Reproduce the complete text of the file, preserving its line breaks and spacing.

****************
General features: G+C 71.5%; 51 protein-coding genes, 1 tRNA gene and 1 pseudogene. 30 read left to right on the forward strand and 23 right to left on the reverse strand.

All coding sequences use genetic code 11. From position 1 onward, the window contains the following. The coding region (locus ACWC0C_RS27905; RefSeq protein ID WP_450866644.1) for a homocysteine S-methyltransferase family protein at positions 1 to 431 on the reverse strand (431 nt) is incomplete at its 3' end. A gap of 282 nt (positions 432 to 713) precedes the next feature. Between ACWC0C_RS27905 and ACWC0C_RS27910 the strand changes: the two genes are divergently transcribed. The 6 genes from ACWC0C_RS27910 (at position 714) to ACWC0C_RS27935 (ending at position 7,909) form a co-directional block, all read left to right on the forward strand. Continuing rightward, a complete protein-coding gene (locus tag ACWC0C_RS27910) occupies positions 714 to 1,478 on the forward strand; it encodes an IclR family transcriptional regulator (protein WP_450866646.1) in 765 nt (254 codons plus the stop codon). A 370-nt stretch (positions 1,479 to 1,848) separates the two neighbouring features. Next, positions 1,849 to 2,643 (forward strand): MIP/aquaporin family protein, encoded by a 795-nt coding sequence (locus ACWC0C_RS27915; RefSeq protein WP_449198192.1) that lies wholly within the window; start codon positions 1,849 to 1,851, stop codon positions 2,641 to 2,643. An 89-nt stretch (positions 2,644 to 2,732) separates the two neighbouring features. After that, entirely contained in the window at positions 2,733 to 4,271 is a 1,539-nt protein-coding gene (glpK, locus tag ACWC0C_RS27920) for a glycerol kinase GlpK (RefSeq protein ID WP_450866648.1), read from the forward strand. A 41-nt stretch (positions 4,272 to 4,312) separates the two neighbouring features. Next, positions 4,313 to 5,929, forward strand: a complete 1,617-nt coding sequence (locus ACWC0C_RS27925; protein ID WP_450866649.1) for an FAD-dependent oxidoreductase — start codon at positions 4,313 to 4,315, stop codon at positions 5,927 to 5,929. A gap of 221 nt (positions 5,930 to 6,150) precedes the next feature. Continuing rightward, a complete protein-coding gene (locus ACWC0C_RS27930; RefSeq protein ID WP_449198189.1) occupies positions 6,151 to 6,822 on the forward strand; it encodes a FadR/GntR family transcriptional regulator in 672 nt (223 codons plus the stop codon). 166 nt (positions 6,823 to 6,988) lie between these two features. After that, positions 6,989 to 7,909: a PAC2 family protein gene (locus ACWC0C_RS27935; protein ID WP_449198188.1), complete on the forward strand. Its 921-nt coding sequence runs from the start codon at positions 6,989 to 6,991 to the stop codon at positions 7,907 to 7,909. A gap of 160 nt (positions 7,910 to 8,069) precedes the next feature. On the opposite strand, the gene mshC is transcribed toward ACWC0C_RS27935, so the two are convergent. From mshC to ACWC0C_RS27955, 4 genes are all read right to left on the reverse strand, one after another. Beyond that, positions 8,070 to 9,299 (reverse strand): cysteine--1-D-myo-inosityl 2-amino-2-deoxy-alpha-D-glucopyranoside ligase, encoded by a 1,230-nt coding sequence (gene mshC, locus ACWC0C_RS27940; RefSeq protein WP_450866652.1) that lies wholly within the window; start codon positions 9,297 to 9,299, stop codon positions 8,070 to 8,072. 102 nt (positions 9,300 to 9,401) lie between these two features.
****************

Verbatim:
General features: G+C 71.5%; 51 protein-coding genes, 1 tRNA gene and 1 pseudogene. 30 read left to right on the forward strand and 23 right to left on the reverse strand.

All coding sequences use genetic code 11. From position 1 onward, the window contains the following. The coding region (locus ACWC0C_RS27905; RefSeq protein ID WP_450866644.1) for a homocysteine S-methyltransferase family protein at positions 1 to 431 on the reverse strand (431 nt) is incomplete at its 3' end. A gap of 282 nt (positions 432 to 713) precedes the next feature. Between ACWC0C_RS27905 and ACWC0C_RS27910 the strand changes: the two genes are divergently transcribed. The 6 genes from ACWC0C_RS27910 (at position 714) to ACWC0C_RS27935 (ending at position 7,909) form a co-directional block, all read left to right on the forward strand. Continuing rightward, a complete protein-coding gene (locus tag ACWC0C_RS27910) occupies positions 714 to 1,478 on the forward strand; it encodes an IclR family transcriptional regulator (protein WP_450866646.1) in 765 nt (254 codons plus the stop codon). A 370-nt stretch (positions 1,479 to 1,848) separates the two neighbouring features. Next, positions 1,849 to 2,643 (forward strand): MIP/aquaporin family protein, encoded by a 795-nt coding sequence (locus ACWC0C_RS27915; RefSeq protein WP_449198192.1) that lies wholly within the window; start codon positions 1,849 to 1,851, stop codon positions 2,641 to 2,643. An 89-nt stretch (positions 2,644 to 2,732) separates the two neighbouring features. After that, entirely contained in the window at positions 2,733 to 4,271 is a 1,539-nt protein-coding gene (glpK, locus tag ACWC0C_RS27920) for a glycerol kinase GlpK (RefSeq protein ID WP_450866648.1), read from the forward strand. A 41-nt stretch (positions 4,272 to 4,312) separates the two neighbouring features. Next, positions 4,313 to 5,929, forward strand: a complete 1,617-nt coding sequence (locus ACWC0C_RS27925; protein ID WP_450866649.1) for an FAD-dependent oxidoreductase — start codon at positions 4,313 to 4,315, stop codon at positions 5,927 to 5,929. A gap of 221 nt (positions 5,930 to 6,150) precedes the next feature. Continuing rightward, a complete protein-coding gene (locus ACWC0C_RS27930; RefSeq protein ID WP_449198189.1) occupies positions 6,151 to 6,822 on the forward strand; it encodes a FadR/GntR family transcriptional regulator in 672 nt (223 codons plus the stop codon). 166 nt (positions 6,823 to 6,988) lie between these two features. After that, positions 6,989 to 7,909: a PAC2 family protein gene (locus ACWC0C_RS27935; protein ID WP_449198188.1), complete on the forward strand. Its 921-nt coding sequence runs from the start codon at positions 6,989 to 6,991 to the stop codon at positions 7,907 to 7,909. A gap of 160 nt (positions 7,910 to 8,069) precedes the next feature. On the opposite strand, the gene mshC is transcribed toward ACWC0C_RS27935, so the two are convergent. From mshC to ACWC0C_RS27955, 4 genes are all read right to left on the reverse strand, one after another. Beyond that, positions 8,070 to 9,299 (reverse strand): cysteine--1-D-myo-inosityl 2-amino-2-deoxy-alpha-D-glucopyranoside ligase, encoded by a 1,230-nt coding sequence (gene mshC, locus ACWC0C_RS27940; RefSeq protein WP_450866652.1) that lies wholly within the window; start codon positions 9,297 to 9,299, stop codon positions 8,070 to 8,072. 102 nt (positions 9,300 to 9,401) lie between these two features.